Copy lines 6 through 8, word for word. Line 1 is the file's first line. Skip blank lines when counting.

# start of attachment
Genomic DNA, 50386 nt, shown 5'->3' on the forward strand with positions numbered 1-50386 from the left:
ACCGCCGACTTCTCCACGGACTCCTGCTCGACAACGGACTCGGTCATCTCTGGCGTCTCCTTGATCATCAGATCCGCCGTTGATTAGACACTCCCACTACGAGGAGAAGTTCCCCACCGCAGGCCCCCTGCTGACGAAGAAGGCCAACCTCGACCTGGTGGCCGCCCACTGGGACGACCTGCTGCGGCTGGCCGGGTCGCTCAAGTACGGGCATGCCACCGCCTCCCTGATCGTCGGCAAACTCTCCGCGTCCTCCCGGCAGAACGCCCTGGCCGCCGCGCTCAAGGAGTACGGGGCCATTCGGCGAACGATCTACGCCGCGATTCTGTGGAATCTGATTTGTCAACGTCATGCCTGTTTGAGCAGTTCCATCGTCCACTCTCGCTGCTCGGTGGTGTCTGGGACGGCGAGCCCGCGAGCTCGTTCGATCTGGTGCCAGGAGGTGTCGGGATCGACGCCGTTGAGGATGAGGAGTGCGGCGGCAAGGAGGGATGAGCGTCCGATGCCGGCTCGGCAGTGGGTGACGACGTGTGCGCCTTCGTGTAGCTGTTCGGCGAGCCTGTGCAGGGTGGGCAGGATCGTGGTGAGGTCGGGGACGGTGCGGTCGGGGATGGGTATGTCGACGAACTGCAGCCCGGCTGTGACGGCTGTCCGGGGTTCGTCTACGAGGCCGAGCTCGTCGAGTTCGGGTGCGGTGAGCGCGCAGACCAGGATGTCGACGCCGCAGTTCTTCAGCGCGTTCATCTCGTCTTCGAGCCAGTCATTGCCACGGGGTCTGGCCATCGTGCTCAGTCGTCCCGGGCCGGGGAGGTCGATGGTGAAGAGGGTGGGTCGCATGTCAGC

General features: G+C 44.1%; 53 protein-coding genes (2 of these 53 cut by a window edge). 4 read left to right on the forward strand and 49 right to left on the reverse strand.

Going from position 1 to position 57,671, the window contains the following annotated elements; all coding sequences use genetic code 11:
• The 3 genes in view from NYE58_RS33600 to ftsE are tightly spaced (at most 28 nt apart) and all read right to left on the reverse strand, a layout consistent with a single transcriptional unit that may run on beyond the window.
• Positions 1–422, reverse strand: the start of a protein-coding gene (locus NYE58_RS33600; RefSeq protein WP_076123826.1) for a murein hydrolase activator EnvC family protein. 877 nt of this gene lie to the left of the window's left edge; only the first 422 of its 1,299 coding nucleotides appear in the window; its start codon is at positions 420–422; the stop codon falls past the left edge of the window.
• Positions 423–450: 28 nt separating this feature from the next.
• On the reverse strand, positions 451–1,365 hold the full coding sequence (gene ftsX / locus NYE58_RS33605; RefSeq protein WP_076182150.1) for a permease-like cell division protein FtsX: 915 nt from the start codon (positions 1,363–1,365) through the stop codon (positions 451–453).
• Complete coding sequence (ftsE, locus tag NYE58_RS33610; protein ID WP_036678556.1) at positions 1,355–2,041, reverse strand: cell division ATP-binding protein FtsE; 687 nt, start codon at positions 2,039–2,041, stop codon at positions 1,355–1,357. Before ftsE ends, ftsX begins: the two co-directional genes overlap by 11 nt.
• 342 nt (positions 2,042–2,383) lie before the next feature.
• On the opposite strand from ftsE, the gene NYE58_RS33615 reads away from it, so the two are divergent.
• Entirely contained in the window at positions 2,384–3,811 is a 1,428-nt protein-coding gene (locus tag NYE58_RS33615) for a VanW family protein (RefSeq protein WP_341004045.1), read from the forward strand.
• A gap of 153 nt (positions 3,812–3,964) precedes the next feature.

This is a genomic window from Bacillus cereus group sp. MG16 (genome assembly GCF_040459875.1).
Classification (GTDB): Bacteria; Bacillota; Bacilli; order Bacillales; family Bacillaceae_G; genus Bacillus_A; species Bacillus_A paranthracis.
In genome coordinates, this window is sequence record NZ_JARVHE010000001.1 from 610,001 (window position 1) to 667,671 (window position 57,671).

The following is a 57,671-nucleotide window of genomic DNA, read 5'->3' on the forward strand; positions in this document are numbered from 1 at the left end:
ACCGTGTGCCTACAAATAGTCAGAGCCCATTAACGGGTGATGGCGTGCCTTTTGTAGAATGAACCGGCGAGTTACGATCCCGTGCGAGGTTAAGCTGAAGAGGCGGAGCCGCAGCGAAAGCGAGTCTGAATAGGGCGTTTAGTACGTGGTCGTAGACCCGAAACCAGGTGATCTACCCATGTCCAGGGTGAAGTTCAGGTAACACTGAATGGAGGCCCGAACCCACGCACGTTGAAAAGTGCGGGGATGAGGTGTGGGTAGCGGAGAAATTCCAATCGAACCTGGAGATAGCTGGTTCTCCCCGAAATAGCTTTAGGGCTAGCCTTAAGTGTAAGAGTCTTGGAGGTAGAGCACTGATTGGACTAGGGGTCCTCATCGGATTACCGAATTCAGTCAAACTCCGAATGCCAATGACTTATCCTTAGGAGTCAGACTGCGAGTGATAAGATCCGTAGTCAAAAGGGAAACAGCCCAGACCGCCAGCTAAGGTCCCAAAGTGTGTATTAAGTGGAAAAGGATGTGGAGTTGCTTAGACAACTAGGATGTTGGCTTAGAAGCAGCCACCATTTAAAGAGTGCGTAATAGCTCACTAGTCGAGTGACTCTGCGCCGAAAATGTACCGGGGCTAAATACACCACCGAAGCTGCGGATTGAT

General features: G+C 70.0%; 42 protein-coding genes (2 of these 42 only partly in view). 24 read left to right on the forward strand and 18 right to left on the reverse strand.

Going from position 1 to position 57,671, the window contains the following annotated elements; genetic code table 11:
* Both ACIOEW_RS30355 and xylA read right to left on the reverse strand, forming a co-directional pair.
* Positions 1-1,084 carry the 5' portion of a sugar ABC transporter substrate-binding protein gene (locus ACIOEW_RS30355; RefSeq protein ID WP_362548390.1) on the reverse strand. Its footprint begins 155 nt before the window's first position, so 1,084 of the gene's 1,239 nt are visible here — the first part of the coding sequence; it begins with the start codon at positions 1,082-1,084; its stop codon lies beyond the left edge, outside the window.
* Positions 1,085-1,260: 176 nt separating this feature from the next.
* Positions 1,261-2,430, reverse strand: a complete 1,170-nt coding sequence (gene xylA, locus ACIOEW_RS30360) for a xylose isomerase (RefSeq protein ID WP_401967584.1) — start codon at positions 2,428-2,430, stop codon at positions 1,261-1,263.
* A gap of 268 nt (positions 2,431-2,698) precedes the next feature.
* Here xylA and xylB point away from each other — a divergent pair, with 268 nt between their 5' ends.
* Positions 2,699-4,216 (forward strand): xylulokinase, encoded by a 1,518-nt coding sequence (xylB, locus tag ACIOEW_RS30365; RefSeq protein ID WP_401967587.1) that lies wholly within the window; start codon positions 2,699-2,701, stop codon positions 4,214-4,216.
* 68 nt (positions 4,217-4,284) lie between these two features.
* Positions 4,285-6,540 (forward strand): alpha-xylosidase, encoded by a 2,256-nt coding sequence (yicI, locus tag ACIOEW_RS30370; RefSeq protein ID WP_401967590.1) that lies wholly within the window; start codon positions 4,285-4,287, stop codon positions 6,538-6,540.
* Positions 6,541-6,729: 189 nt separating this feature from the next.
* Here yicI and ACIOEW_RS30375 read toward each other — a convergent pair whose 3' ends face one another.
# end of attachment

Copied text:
• Positions 1–422, reverse strand: the start of a protein-coding gene (locus NYE58_RS33600; RefSeq protein WP_076123826.1) for a murein hydrolase activator EnvC family protein. 877 nt of this gene lie to the left of the window's left edge; only the first 422 of its 1,299 coding nucleotides appear in the window; its start codon is at positions 420–422; the stop codon falls past the left edge of the window.
• Positions 423–450: 28 nt separating this feature from the next.
• On the reverse strand, positions 451–1,365 hold the full coding sequence (gene ftsX / locus NYE58_RS33605; RefSeq protein WP_076182150.1) for a permease-like cell division protein FtsX: 915 nt from the start codon (positions 1,363–1,365) through the stop codon (positions 451–453).